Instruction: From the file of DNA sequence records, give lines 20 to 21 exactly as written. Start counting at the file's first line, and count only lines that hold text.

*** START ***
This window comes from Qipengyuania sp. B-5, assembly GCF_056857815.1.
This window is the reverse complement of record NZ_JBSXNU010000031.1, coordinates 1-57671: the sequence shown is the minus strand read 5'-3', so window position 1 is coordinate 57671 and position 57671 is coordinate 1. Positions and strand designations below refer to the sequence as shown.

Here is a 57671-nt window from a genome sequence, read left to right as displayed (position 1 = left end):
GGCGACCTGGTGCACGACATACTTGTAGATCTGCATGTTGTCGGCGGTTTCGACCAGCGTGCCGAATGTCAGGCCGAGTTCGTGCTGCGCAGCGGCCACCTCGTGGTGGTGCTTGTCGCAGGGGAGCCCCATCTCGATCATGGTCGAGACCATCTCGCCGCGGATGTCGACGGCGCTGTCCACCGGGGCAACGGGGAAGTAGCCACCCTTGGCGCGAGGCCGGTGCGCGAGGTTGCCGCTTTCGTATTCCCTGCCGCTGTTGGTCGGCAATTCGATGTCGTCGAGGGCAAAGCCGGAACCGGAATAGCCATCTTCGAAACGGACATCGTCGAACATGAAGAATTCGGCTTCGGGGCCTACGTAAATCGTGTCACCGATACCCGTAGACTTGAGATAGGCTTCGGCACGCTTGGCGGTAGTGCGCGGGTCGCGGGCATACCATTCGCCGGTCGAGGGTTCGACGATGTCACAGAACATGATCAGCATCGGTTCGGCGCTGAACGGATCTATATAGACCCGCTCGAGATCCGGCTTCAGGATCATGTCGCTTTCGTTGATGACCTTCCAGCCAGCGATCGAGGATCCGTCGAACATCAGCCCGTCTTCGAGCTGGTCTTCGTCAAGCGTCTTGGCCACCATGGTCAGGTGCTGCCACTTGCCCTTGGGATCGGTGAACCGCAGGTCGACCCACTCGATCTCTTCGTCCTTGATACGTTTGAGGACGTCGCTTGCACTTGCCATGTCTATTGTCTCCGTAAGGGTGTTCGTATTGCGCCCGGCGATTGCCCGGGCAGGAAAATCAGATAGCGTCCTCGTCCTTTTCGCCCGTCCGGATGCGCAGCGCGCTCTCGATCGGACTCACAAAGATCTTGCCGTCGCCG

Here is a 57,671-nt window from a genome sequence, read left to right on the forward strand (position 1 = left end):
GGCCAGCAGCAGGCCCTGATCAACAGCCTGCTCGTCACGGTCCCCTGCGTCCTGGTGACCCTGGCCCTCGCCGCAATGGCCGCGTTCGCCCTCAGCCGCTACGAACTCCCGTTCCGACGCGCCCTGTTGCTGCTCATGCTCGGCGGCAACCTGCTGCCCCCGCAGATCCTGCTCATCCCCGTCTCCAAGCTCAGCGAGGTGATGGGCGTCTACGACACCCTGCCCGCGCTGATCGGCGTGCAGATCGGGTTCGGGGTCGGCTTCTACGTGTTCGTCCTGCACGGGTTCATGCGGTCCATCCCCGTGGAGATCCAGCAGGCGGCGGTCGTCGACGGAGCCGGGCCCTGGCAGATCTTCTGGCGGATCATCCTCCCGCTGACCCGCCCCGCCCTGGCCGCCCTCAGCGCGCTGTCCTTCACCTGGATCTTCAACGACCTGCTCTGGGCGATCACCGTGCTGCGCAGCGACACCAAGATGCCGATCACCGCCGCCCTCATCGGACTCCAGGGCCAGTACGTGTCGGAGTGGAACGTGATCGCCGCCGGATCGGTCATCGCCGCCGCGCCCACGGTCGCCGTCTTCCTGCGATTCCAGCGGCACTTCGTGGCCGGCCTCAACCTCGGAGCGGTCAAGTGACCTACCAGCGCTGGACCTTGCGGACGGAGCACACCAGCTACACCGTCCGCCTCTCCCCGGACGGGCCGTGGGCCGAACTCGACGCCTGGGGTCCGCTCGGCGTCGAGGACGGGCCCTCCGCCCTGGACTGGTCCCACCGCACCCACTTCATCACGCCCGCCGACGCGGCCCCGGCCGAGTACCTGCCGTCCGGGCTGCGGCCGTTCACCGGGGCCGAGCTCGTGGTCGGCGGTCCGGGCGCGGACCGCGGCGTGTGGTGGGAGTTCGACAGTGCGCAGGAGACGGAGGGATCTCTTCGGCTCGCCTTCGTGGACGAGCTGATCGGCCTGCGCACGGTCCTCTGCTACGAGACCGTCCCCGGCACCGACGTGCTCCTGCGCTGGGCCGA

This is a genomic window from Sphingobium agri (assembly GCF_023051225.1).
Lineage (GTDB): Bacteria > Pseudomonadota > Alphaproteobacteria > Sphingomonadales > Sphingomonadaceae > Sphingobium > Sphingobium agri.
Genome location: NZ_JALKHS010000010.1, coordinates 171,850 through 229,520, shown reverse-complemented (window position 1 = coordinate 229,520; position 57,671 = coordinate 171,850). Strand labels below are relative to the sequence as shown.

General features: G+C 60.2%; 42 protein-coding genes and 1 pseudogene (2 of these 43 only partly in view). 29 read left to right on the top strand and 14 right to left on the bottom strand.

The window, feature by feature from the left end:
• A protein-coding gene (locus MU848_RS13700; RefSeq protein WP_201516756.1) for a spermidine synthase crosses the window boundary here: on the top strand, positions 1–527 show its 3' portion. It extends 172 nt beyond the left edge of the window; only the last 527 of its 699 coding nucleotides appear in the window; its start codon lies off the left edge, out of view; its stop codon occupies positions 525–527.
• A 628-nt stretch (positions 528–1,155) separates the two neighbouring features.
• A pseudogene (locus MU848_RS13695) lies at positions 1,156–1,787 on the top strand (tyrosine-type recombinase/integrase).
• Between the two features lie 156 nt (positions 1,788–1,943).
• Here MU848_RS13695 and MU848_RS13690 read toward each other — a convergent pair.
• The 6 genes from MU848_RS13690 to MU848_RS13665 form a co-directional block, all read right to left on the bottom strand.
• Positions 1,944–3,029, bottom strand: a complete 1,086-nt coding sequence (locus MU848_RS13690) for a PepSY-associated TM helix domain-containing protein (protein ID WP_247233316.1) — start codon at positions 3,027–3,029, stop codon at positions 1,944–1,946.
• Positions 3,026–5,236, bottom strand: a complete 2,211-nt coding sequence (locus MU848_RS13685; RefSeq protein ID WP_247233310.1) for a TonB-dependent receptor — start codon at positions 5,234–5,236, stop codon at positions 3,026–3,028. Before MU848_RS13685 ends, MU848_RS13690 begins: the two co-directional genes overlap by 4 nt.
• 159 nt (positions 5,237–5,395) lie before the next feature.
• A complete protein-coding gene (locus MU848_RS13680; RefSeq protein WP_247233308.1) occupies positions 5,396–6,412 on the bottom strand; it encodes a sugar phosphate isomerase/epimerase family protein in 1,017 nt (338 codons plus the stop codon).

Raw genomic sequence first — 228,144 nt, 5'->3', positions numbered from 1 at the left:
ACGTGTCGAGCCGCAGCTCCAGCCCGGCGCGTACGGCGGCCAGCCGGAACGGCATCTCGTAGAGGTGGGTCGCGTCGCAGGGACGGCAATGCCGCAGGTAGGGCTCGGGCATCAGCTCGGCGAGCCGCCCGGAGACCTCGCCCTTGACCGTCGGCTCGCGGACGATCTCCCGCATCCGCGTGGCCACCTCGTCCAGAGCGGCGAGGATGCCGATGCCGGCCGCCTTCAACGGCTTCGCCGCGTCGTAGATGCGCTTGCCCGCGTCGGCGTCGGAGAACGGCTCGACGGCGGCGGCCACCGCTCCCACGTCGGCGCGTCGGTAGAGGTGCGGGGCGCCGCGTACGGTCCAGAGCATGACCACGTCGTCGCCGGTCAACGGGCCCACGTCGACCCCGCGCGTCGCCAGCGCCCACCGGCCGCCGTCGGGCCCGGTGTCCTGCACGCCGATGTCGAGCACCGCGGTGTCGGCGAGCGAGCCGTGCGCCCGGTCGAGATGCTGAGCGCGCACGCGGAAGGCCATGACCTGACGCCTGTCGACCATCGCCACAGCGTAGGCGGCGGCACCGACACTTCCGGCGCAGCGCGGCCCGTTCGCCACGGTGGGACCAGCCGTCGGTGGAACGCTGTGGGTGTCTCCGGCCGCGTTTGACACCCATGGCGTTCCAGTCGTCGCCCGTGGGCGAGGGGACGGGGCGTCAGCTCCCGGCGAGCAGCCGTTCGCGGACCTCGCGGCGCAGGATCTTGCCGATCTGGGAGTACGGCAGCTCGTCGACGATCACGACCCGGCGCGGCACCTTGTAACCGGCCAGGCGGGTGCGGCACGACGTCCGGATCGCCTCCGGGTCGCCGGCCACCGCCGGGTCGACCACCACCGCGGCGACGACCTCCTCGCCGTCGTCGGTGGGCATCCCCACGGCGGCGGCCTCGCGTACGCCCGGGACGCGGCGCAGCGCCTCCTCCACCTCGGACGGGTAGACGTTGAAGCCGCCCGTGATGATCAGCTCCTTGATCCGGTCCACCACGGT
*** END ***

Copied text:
• 159 nt (positions 5,237–5,395) lie before the next feature.
• A complete protein-coding gene (locus MU848_RS13680; RefSeq protein WP_247233308.1) occupies positions 5,396–6,412 on the bottom strand; it encodes a sugar phosphate isomerase/epimerase family protein in 1,017 nt (338 codons plus the stop codon).